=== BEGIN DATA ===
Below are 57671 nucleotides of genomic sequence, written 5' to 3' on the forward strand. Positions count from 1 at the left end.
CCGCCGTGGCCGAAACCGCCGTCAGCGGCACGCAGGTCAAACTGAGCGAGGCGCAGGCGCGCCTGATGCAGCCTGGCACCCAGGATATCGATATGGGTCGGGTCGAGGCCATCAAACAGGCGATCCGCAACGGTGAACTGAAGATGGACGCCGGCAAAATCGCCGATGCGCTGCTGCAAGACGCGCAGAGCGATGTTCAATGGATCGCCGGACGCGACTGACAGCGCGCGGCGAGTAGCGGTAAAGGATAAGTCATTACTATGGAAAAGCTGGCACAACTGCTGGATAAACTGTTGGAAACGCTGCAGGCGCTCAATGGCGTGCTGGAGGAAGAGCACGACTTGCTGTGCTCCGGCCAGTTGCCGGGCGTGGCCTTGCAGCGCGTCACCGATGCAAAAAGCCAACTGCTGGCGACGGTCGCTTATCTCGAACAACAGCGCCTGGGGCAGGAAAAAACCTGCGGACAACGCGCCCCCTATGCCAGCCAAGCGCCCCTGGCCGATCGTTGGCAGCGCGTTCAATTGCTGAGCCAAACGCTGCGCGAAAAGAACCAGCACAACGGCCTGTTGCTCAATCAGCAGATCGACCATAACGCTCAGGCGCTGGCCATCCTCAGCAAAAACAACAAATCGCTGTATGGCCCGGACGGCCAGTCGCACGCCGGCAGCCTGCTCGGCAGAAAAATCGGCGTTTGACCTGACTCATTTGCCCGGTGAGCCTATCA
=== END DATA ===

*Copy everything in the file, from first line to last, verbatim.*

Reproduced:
Below are 57671 nucleotides of genomic sequence, written 5' to 3' on the forward strand. Positions count from 1 at the left end.
CCGCCGTGGCCGAAACCGCCGTCAGCGGCACGCAGGTCAAACTGAGCGAGGCGCAGGCGCGCCTGATGCAGCCTGGCACCCAGGATATCGATATGGGTCGGGTCGAGGCCATCAAACAGGCGATCCGCAACGGTGAACTGAAGATGGACGCCGGCAAAATCGCCGATGCGCTGCTGCAAGACGCGCAGAGCGATGTTCAATGGATCGCCGGACGCGACTGACAGCGCGCGGCGAGTAGCGGTAAAGGATAAGTCATTACTATGGAAAAGCTGGCACAACTGCTGGATAAACTGTTGGAAACGCTGCAGGCGCTCAATGGCGTGCTGGAGGAAGAGCACGACTTGCTGTGCTCCGGCCAGTTGCCGGGCGTGGCCTTGCAGCGCGTCACCGATGCAAAAAGCCAACTGCTGGCGACGGTCGCTTATCTCGAACAACAGCGCCTGGGGCAGGAAAAAACCTGCGGACAACGCGCCCCCTATGCCAGCCAAGCGCCCCTGGCCGATCGTTGGCAGCGCGTTCAATTGCTGAGCCAAACGCTGCGCGAAAAGAACCAGCACAACGGCCTGTTGCTCAATCAGCAGATCGACCATAACGCTCAGGCGCTGGCCATCCTCAGCAAAAACAACAAATCGCTGTATGGCCCGGACGGCCAGTCGCACGCCGGCAGCCTGCTCGGCAGAAAAATCGGCGTTTGACCTGACTCATTTGCCCGGTGAGCCTATCA